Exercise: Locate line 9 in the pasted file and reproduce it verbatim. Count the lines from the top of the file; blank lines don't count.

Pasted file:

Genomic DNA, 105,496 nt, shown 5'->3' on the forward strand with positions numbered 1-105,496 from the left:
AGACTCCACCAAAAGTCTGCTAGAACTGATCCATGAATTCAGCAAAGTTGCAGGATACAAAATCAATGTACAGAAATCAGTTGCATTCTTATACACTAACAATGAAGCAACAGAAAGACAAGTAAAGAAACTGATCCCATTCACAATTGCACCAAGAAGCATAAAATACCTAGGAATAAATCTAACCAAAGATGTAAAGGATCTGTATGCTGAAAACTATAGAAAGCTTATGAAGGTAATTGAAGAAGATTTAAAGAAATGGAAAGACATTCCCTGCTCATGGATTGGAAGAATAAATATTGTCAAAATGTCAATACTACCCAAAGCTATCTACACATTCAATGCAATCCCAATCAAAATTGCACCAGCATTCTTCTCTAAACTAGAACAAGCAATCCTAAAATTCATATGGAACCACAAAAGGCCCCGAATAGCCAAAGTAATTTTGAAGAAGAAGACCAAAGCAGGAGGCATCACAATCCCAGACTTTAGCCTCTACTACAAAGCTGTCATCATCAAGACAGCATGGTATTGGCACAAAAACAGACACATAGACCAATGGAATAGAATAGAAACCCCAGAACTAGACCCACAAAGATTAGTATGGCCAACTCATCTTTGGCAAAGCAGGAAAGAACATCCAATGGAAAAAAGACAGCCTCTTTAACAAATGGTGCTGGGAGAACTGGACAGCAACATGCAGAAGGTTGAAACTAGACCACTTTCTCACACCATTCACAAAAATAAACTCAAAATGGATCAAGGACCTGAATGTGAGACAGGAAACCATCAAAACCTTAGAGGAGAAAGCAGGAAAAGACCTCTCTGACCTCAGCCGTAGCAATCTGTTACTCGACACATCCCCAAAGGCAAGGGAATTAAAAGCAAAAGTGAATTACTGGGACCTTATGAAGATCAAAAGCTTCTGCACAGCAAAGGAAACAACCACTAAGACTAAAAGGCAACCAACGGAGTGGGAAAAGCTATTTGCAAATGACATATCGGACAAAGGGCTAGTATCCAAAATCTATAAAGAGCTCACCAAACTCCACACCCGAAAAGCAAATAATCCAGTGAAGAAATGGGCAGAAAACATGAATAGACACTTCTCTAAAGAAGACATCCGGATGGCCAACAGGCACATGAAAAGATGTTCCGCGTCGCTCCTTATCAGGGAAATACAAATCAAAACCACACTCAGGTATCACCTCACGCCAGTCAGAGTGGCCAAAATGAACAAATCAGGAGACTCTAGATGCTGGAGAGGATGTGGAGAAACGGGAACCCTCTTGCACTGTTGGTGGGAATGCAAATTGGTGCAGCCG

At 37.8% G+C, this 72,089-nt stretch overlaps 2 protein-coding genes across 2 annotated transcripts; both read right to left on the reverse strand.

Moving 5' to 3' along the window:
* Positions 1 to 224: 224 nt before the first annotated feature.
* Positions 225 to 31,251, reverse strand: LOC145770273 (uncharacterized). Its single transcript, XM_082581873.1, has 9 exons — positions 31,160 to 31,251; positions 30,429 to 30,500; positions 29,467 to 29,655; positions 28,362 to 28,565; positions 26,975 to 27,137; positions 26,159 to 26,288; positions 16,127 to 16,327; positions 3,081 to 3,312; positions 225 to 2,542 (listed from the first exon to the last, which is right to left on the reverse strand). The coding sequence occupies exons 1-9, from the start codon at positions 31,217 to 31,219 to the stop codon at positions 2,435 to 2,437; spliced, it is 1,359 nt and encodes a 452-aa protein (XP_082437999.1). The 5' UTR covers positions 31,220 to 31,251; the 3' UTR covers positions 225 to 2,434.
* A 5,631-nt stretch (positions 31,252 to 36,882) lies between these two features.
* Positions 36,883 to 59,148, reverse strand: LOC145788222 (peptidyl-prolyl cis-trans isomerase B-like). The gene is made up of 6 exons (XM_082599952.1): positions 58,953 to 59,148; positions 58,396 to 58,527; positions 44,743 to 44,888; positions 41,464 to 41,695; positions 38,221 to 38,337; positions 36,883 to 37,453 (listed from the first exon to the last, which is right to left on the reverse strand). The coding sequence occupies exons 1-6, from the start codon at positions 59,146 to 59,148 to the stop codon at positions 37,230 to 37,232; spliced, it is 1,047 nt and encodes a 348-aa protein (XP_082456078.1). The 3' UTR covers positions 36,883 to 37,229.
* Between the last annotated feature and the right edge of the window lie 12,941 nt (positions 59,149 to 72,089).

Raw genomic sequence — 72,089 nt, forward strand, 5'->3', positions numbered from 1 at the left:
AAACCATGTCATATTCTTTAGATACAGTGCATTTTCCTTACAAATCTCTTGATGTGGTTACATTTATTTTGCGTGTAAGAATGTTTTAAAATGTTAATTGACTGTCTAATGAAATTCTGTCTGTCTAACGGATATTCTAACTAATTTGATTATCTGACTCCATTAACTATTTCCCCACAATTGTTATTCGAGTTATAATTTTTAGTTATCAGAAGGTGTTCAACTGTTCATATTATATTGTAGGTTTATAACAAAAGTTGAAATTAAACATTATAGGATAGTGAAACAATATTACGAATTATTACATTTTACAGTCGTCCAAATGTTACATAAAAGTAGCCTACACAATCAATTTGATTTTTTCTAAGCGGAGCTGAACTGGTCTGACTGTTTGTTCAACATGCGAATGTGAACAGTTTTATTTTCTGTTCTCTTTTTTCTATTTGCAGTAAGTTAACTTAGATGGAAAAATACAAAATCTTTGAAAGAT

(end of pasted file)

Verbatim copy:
* Between the last annotated feature and the right edge of the window lie 12,941 nt (positions 59,149 to 72,089).